Am I the monster you see when you look at me through the lens of your progressive politics?
Stephen Measure is an author of unconventional satires and strange stories.
Running against Maxley is Dick Mullhill, a Democrat and former banker backed by the Democratic Party establishment. As Tyler learns all of the ropes of campaign life, he comes across conspiracy theory-prone voters, a congressman's zealously flirtatious sister, and a group of hard-partying college Republicans. Tyler soon learns of rumors of misbehavior and corruption in both campaigns, and that the car accident death of a former coworker of his father's may not have been all that it seemed. As election night 2012 rolls around, Tyler figures it all out, for better or worse.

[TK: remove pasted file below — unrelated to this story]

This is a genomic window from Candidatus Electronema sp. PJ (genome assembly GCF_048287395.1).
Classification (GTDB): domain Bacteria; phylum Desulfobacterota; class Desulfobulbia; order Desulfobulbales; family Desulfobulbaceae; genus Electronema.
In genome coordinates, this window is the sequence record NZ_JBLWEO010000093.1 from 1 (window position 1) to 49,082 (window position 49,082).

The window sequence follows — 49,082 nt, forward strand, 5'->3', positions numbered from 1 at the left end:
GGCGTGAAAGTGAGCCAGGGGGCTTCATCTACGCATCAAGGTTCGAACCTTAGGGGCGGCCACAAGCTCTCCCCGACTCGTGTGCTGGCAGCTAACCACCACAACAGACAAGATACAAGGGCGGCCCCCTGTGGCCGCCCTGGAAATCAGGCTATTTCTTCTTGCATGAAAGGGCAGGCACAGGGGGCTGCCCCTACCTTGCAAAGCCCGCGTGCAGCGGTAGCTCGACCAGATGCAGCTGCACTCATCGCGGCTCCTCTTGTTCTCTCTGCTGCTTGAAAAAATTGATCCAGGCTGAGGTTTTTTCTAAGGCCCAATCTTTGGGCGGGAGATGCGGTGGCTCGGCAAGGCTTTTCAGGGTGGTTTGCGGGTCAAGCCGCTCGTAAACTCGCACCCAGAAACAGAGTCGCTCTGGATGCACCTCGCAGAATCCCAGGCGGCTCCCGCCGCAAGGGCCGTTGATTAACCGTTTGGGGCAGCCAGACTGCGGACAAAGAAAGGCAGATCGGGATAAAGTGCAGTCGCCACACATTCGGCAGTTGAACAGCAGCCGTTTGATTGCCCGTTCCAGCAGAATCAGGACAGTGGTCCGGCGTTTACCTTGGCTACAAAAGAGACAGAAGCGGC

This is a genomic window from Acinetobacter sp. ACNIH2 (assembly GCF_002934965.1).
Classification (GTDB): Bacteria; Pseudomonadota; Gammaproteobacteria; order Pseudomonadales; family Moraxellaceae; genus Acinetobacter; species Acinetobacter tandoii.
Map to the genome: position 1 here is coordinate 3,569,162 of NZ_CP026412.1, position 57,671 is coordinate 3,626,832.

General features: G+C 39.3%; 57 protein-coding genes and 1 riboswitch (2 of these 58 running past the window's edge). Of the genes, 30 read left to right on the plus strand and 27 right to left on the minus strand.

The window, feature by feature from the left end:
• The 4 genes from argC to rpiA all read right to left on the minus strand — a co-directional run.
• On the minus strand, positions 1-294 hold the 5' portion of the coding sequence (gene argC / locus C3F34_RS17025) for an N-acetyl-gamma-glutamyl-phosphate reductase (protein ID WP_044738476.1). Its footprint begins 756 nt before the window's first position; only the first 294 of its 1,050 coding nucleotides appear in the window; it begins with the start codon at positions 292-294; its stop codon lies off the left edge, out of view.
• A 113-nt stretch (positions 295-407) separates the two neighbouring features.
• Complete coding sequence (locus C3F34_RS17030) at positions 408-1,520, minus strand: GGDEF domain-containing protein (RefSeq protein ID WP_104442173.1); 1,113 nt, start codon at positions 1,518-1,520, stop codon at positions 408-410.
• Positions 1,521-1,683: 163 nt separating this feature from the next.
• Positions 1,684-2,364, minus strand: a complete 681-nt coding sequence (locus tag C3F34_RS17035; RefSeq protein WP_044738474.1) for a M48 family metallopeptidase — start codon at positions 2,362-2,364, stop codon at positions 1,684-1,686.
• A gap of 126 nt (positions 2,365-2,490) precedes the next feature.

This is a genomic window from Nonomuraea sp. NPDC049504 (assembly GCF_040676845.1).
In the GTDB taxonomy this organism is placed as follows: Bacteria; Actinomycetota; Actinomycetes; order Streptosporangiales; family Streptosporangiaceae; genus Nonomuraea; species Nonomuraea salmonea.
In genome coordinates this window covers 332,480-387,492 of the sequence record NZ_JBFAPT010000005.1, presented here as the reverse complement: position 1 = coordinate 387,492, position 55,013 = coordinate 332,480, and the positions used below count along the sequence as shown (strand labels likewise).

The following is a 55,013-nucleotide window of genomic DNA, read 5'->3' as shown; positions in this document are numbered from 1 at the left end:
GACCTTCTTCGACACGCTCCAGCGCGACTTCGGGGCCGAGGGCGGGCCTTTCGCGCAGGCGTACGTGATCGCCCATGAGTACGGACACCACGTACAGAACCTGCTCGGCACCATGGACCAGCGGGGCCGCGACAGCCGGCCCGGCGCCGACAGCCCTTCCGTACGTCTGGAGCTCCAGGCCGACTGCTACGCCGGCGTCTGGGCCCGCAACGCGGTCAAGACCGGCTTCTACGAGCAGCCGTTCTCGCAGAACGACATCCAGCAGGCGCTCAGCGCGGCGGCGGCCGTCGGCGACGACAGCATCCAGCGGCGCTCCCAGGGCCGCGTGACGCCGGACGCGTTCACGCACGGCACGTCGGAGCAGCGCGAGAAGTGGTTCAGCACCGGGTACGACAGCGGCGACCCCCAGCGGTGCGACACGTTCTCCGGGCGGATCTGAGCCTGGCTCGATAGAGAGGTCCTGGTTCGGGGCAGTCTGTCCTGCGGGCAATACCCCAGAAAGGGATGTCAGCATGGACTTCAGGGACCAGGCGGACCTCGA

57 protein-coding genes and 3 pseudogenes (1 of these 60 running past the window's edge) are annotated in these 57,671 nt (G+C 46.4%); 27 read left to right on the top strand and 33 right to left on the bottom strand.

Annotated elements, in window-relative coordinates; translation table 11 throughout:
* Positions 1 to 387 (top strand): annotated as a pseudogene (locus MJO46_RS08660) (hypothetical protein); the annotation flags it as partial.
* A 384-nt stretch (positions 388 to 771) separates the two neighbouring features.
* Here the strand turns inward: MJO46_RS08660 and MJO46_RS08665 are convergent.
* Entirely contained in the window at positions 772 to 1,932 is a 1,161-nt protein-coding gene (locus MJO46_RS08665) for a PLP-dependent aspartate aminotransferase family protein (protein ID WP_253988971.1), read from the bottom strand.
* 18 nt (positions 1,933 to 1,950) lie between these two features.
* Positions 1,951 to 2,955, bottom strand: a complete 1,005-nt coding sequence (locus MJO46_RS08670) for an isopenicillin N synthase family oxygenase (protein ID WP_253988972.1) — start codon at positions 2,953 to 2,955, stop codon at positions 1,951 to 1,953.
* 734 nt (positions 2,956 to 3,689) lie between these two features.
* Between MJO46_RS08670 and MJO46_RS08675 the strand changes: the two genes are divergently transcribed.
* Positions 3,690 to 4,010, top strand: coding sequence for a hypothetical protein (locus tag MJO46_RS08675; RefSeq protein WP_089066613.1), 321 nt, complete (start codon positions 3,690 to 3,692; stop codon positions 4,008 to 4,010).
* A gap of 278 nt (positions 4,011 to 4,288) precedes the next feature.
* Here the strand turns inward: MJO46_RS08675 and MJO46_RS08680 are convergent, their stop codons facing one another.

The Far Eastern republic of Inevitable Khaos is at war with the repulic of Incredible Khaos and an international conference is gathering in a neutral European capital to discuss the problem. First on the scene come the security authorities wrangling about accommodation for their delegations. Two Russian painters may be spies, refugees seeking political asylum or the advance guard of the Russian delegation. And a young Khaotian patriot decides to live in a tree outside the conference building until peace comes to his country.
Next arrive the delegates themselves: they discuss procedure, protocol and the official language. But the main pre-occupation of each is to utter the precise cliche that will fire the world's imagination and immortalize his attendance at the conference.
The Looking-Glass Conference is a brilliant political satire. It is uproariously funny, but Mr Blunden's host of characters are endearingly human and their varied national characteristics are unmistakably true to life.